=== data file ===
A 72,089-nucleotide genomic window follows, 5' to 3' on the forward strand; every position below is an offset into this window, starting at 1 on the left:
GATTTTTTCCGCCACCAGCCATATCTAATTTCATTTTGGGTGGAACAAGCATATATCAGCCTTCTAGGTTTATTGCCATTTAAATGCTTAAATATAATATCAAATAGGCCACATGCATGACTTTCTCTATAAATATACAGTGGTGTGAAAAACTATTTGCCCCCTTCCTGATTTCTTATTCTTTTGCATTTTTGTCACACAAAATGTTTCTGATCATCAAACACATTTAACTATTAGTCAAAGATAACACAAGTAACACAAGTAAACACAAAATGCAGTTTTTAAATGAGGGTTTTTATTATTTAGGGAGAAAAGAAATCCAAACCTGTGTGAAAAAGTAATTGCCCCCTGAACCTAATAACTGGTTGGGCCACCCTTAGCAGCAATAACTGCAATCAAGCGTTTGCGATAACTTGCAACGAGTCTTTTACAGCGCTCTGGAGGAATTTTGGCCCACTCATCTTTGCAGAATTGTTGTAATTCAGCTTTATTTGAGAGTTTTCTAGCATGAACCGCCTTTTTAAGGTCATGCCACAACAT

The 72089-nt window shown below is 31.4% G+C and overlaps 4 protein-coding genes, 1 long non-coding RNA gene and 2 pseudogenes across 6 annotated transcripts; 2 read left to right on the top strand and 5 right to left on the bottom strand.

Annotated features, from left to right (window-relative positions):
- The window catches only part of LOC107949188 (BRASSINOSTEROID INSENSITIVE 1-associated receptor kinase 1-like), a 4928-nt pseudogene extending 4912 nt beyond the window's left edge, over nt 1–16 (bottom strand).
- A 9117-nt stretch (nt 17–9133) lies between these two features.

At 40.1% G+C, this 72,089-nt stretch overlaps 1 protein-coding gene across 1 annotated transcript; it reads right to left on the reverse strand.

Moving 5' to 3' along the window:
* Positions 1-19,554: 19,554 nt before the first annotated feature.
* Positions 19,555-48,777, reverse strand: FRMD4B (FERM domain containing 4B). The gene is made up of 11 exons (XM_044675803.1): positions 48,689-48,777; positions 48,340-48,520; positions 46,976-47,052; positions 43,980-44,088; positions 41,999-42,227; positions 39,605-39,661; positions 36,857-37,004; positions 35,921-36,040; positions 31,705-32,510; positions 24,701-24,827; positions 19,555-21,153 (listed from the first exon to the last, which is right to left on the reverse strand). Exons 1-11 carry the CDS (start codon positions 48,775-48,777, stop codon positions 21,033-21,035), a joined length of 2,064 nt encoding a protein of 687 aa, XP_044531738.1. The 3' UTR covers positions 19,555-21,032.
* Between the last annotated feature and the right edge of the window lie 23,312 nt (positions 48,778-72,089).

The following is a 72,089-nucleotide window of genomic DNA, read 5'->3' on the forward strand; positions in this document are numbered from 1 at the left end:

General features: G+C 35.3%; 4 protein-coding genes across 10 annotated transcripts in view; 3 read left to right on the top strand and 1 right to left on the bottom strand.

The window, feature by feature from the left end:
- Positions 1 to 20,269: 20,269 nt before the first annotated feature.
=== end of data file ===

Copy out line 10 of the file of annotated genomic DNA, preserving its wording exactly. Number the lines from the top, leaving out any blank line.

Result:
* Positions 19,555-48,777, reverse strand: FRMD4B (FERM domain containing 4B). The gene is made up of 11 exons (XM_044675803.1): positions 48,689-48,777; positions 48,340-48,520; positions 46,976-47,052; positions 43,980-44,088; positions 41,999-42,227; positions 39,605-39,661; positions 36,857-37,004; positions 35,921-36,040; positions 31,705-32,510; positions 24,701-24,827; positions 19,555-21,153 (listed from the first exon to the last, which is right to left on the reverse strand). Exons 1-11 carry the CDS (start codon positions 48,775-48,777, stop codon positions 21,033-21,035), a joined length of 2,064 nt encoding a protein of 687 aa, XP_044531738.1. The 3' UTR covers positions 19,555-21,032.